[0064] E. Past symptoms return. Here, symptoms that a person had not experienced in along time return. The question has been to which remedy should these count? Actually to both remedies, the one he needs and the one being proven. Why? The person is sensitive enough to the substance to experience the stress and to strain in response. That straining in response produces the symptom. The symptom belongs to both remedies.

[0065] F. No new symptoms. Here the symptoms that the person usually has have remained unchanged. In other words, the person did not have any sensitivity to the substance being proven. The symptoms did not change or go away, and the prover did not develop any new symptoms.

[0066] To sum up, a proving is therefore a basic scientific experiment of administering minute doses of substances to relatively healthy individuals and recording the changes that result. Medicines can be defined as substances that, in their gross form, have some physiologic, mental, or emotional effect on the organism. Our job in conducting the proving is to accurately record only the effects of this medicine on a variety of individuals. In so doing, a reliable symptom picture of the medicine will be produced. Reliable symptom pictures are essential to effective and reproducible results in prescribing.

[0067] Administration of a proving

[0068] The present invention includes a method and a computer-based system for conducting a proving. The computer-based system is preferably set up to allow the proving administrator to conduct the proving in a double-blind manner. By employing a client-server architecture with remote access capabilities, provings can be conducted using a geographically diverse group of provers. This feature allows larger provings to be conducted, while still maintaining a requirement that every prover be supervised by a different homeopath, since a large number of homeopaths are not needed in a single geographic region.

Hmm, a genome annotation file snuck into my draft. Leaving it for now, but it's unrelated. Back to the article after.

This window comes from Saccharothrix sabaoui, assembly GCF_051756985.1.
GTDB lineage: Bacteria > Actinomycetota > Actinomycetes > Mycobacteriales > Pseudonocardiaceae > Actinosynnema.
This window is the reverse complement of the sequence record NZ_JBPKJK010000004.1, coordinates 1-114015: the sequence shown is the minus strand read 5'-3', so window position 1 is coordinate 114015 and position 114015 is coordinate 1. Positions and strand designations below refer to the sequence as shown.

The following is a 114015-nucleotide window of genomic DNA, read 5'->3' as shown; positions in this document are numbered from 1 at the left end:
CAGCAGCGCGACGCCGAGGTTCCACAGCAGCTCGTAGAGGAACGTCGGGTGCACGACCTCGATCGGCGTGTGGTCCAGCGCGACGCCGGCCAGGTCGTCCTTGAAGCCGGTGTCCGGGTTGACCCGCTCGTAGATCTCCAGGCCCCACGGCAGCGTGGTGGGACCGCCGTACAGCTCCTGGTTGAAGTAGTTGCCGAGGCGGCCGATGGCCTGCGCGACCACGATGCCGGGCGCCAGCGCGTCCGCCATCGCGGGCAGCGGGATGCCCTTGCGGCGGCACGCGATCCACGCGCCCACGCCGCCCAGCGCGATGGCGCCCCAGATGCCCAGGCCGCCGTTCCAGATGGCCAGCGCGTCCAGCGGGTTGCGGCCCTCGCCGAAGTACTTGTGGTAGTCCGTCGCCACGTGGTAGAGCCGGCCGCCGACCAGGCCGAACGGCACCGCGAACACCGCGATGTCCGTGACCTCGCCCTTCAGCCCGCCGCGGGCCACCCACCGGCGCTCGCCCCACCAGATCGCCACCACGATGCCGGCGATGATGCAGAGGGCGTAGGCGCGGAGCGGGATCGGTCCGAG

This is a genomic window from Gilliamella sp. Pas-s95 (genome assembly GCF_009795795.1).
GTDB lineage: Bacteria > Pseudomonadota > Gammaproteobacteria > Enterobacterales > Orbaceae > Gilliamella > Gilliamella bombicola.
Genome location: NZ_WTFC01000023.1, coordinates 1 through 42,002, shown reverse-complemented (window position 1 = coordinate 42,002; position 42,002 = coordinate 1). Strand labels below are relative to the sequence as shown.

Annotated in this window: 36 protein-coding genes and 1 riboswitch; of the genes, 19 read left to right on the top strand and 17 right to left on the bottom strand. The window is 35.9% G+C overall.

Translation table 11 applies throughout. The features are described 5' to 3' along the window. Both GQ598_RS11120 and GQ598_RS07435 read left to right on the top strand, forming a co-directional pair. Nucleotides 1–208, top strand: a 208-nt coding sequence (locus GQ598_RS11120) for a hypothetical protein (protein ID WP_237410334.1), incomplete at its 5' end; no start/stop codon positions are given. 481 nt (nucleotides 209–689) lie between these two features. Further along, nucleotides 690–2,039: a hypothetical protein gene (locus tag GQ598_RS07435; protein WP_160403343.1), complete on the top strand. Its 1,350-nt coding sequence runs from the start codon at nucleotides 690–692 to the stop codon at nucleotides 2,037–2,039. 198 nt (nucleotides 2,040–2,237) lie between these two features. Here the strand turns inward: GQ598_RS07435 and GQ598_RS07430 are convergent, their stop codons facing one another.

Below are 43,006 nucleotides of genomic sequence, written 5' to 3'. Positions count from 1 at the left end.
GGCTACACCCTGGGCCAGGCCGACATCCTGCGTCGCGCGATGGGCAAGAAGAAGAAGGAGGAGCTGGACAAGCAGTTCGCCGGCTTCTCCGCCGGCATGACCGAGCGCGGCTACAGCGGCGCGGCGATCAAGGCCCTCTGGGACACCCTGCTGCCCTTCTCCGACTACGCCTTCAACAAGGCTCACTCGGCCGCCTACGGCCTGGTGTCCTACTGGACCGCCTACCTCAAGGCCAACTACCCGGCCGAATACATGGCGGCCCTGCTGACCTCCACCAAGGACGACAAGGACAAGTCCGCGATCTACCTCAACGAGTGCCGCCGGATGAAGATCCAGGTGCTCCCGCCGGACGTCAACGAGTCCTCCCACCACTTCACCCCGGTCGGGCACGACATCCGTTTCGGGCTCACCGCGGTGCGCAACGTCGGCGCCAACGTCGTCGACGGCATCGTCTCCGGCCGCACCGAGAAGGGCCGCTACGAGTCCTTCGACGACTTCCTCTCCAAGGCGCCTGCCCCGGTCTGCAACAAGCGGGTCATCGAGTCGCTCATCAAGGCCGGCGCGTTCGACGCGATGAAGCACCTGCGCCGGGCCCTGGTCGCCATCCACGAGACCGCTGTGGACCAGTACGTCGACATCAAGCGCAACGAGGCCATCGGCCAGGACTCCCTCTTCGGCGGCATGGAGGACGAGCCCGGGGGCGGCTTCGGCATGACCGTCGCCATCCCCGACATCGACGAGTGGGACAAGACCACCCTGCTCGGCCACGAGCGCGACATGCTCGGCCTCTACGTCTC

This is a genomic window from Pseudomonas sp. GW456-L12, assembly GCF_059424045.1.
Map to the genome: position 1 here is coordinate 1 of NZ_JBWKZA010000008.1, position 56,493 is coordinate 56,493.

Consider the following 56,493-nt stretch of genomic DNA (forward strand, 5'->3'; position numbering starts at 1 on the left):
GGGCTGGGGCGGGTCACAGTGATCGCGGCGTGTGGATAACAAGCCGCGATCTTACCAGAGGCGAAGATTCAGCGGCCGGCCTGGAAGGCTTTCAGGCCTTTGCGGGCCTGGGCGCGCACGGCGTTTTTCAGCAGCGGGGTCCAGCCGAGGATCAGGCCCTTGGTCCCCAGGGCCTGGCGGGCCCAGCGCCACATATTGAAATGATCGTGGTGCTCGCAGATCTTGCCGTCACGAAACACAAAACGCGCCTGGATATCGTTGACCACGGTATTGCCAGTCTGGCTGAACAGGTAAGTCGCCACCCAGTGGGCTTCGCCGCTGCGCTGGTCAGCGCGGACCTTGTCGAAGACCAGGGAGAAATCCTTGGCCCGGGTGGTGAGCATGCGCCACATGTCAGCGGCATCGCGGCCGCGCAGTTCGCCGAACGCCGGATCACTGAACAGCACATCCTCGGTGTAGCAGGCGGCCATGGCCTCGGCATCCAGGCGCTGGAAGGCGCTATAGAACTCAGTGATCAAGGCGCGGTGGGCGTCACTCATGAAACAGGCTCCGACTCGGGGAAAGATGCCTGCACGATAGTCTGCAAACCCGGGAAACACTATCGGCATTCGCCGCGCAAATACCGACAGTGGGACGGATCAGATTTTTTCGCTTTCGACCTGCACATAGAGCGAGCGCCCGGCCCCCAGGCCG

[0069] The description below describes a preferred embodiment of the invention which is implemented by personal computers connecting to a central server, e.g. via the internet. Those skilled in the art will readily understand that other remote systems may be used to implement the invention, such as voice mail, personal digital assistants, etc.

[0070] The necessary steps of designing a proving include selecting a remedy to prove, selecting dosage levels and frequencies, deciding how many provers will receive each dosage (including the placebo), and recruiting, selecting, and instructing the provers (and any supervising homeopaths). Once these steps have been completed, the remedy must be prepared and distributed to the provers, who will take it according to the instructions and record their symptoms for a period of time.